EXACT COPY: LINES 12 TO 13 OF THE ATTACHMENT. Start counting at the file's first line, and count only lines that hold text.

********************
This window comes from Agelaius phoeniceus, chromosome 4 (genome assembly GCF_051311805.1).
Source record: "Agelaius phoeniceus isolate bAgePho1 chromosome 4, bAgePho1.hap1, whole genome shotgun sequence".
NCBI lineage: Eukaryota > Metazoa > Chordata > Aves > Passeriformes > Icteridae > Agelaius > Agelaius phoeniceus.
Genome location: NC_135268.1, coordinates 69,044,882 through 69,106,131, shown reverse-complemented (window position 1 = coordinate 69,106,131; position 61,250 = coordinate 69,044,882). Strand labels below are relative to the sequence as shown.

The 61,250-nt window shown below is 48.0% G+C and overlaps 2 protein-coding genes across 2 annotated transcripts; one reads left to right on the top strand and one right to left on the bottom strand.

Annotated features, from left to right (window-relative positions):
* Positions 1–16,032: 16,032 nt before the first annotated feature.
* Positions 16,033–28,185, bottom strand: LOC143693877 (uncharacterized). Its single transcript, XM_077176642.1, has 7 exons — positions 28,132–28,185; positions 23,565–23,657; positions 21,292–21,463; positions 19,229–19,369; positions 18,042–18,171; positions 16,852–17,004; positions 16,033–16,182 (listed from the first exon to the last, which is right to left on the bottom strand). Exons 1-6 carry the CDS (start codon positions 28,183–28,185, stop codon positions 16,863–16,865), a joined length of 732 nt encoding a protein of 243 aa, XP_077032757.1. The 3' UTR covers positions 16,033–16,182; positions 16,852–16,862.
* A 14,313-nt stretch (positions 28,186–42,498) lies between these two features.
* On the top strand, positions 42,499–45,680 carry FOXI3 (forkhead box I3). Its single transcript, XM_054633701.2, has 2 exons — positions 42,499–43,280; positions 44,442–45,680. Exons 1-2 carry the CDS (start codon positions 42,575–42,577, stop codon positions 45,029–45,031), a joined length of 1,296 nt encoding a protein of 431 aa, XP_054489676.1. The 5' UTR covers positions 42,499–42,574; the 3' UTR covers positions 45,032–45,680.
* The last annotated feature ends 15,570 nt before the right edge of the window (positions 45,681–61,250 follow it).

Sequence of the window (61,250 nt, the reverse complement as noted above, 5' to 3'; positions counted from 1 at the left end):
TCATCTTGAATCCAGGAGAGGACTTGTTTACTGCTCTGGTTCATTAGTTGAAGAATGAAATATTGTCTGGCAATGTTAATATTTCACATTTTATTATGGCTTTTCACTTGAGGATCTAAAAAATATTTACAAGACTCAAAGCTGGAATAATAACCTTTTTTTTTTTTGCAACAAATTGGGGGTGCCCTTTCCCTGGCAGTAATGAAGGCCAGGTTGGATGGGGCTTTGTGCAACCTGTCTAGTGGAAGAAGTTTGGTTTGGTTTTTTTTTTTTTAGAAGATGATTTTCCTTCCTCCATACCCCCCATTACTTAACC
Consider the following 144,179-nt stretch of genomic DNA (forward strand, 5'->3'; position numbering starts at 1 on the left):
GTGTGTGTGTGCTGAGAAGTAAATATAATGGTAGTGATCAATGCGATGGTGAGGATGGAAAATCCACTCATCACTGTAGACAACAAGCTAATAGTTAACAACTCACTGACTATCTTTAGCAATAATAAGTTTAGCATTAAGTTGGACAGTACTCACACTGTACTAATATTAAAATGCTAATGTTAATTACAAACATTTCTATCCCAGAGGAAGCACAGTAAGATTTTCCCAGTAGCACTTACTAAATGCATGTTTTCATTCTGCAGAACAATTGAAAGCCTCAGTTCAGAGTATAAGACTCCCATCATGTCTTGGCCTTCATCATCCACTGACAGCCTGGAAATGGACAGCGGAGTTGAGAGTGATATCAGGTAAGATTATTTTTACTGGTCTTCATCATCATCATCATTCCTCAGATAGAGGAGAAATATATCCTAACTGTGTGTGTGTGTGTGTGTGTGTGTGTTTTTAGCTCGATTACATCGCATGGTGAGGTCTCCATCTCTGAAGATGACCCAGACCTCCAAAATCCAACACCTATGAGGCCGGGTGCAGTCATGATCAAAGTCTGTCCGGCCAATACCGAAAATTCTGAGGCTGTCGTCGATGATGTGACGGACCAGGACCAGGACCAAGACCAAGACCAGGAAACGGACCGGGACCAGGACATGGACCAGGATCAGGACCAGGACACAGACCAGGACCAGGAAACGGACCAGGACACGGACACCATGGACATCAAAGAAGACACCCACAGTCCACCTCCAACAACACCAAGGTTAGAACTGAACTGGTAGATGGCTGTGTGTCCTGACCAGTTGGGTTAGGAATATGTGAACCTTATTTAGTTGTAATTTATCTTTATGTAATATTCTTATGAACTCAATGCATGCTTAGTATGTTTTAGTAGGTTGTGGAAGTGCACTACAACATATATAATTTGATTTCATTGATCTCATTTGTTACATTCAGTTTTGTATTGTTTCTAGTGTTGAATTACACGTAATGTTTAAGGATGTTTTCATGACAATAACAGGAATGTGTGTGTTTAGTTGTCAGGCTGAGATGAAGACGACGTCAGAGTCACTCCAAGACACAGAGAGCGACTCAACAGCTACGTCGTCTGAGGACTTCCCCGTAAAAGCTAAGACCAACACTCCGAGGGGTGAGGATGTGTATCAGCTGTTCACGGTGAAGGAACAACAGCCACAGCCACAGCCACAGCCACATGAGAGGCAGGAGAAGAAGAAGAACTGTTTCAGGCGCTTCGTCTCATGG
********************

Sequence of the window (61,250 nt, the reverse complement as noted above, 5' to 3'; positions counted from 1 at the left end):
TCATCTTGAATCCAGGAGAGGACTTGTTTACTGCTCTGGTTCATTAGTTGAAGAATGAAATATTGTCTGGCAATGTTAATATTTCACATTTTATTATGGCTTTTCACTTGAGGATCTAAAAAATATTTACAAGACTCAAAGCTGGAATAATAACCTTTTTTTTTTTTGCAACAAATTGGGGGTGCCCTTTCCCTGGCAGTAATGAAGGCCAGGTTGGATGGGGCTTTGTGCAACCTGTCTAGTGGAAGAAGTTTGGTTTGGTTTTTTTTTTTTTAGAAGATGATTTTCCTTCCTCCATACCCCCCATTACTTAACC